Living outside of major cities with large foreign communities, I found myself explaining my American identity in response to quizzical looks from local Koreans. I was sometimes the first American they encountered, and I didn’t look like the blonde hair, blue-eyed person they expected.

Using my limited Korean language skills, I explained I was Chinese American, as my parents were born in Hong Kong and Taiwan, and I was born and raised in the United States. I soon took pride in being different than the “typical” American that many expected to see and turned it into a learning opportunity.

It became my mission to teach my elementary school students about the racial and cultural diversity in the United States, and I even recruited another Fulbright English Teaching Assistant to co-teach a winter camp on American culture. Using my racial identity to help teach students was never something that had occurred to me before. However, I found it to be not only an eye-opening experience for my students, but also an empowering experience for myself.


Davíd with El Chimboraso in the background, the largest volcano in Ecuador and the closest point to the moon on Earth.

Davíd en route to Quilotoa, a water-filled crater lake and the most western volcano in the Ecuadorian Andes.

Davíd posing next to his año viejo, an effigy made in his image as a loving joke by his friends, that was burned in the traditional Guayaquil New Year Festivals of 2014.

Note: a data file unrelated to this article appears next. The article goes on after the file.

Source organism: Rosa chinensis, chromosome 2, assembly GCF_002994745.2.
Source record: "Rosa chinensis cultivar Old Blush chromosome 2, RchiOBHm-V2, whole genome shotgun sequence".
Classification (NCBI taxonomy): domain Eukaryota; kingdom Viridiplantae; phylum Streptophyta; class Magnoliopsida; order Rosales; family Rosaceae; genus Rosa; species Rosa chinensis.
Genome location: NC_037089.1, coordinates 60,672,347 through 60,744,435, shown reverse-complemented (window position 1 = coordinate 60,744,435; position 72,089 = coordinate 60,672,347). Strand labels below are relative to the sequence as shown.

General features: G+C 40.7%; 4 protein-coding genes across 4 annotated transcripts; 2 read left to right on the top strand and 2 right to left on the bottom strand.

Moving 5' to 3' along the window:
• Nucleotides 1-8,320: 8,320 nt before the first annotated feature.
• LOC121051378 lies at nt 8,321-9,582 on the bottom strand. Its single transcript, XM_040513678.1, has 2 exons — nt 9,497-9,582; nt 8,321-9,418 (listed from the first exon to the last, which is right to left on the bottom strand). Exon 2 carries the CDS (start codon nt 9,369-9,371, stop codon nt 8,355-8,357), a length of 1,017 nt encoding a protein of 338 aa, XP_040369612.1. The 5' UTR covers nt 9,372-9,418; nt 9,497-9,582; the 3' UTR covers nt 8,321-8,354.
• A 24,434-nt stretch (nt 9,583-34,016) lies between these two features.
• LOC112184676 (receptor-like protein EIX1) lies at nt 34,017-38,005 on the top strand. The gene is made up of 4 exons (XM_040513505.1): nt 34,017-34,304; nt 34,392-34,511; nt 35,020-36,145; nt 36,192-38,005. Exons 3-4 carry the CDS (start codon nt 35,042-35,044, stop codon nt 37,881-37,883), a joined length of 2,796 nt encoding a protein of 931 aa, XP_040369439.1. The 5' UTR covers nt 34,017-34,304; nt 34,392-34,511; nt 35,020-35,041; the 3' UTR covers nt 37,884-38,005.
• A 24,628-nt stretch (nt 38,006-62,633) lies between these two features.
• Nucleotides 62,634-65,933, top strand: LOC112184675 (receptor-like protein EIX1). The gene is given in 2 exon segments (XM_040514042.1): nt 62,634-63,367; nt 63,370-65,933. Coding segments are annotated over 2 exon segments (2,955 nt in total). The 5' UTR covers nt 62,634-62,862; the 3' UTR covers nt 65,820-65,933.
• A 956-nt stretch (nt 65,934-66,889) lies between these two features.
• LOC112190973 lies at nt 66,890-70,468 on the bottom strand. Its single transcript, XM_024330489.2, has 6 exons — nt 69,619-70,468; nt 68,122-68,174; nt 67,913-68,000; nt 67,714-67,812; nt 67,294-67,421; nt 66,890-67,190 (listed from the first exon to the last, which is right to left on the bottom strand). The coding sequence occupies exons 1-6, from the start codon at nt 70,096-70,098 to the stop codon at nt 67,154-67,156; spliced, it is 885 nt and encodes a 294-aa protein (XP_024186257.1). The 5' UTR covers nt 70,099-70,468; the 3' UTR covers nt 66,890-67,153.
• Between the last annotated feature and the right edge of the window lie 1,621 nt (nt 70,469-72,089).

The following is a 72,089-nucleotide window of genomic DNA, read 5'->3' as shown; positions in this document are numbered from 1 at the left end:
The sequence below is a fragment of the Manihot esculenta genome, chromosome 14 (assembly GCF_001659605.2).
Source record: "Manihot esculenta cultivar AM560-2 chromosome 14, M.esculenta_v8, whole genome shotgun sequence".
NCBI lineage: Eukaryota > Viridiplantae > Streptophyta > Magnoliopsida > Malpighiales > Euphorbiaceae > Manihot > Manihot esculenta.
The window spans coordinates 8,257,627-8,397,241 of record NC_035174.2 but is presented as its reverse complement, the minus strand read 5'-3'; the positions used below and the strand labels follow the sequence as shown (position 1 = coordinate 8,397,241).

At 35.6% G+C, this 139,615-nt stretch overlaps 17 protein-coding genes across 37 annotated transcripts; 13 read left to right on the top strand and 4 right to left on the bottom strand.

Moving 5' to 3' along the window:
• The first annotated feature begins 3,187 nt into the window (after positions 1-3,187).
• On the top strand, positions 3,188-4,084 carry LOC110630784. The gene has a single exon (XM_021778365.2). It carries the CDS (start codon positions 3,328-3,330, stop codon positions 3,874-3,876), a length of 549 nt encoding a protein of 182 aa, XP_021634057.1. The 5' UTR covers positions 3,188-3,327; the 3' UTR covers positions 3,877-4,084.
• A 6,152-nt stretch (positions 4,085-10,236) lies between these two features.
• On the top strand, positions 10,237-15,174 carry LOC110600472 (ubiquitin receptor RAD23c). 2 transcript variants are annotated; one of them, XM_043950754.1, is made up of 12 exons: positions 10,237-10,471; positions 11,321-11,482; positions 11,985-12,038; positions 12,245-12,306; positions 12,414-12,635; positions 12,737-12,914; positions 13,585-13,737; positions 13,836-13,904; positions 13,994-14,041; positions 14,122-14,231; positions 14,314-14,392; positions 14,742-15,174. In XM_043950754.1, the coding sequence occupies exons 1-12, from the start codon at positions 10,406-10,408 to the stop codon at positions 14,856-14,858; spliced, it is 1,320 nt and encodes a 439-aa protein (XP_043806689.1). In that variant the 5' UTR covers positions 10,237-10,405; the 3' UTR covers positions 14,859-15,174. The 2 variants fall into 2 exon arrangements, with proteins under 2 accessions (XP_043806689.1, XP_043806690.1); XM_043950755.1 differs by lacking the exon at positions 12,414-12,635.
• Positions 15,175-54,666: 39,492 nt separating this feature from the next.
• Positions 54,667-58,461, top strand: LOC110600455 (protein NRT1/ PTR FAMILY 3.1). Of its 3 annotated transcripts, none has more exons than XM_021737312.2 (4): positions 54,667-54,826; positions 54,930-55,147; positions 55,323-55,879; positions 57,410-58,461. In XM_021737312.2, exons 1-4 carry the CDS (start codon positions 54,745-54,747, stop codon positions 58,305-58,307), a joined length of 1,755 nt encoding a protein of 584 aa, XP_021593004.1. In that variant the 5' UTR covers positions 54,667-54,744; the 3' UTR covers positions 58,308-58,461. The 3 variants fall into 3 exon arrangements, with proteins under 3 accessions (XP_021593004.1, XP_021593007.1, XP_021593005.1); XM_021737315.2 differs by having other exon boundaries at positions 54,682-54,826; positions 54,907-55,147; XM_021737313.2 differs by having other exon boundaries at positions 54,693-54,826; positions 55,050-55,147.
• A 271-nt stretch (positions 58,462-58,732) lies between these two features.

“Hey, We Are Here, Too”

Davíd Morales
2013 Fulbright U.S. Student ETA to Ecuador

Davíd Morales is a scholar, educator, and community activist interested in education as a tool for social change. He is currently a doctoral student and researcher in the Race, Inequality, and Language in Education program at Stanford University. He has taught language, culture, and critical thinking in public schools in San Diego, San Jose, and San Francisco, and in Ecuador as a Fulbright U.S. Student ETA.

The first time I was called a fake American, a half-gringo, I laughed. It was a joke. It was fine. Actually, it was better than fine because I never really considered myself an American anyways, let alone a gringo.

We could get into the complexity of what they, I, we, the world, mean by “American” (as I write to you from one of the two continents baptized “America”s by European colonizers), but it is enough to mention that there is no doubt that the United States has monopolized this identifier.

As for gringo–let’s just say that when I was growing up in the Latinx community of Barrio Logan in San Diego, California, gringos were the white people who lived by the beach with the double garages and the 9-speed road bikes. So, you can imagine my laugh, my “if only they knew” smirk, when my students in Guayaquil—where I was doing my Fulbright English Teaching Assistantship—would call me a “fake American,” a “half gringo.”

I was born in the United States to migrant parents from Mexico in search of the elusive “American Dream.” I have navigated this country as a brown boy and a brown man; my Indigenous ancestors account for the pigmentation of my skin that I was ashamed of, along with my language, and culture. I wanted to be white, with everything that being white entails.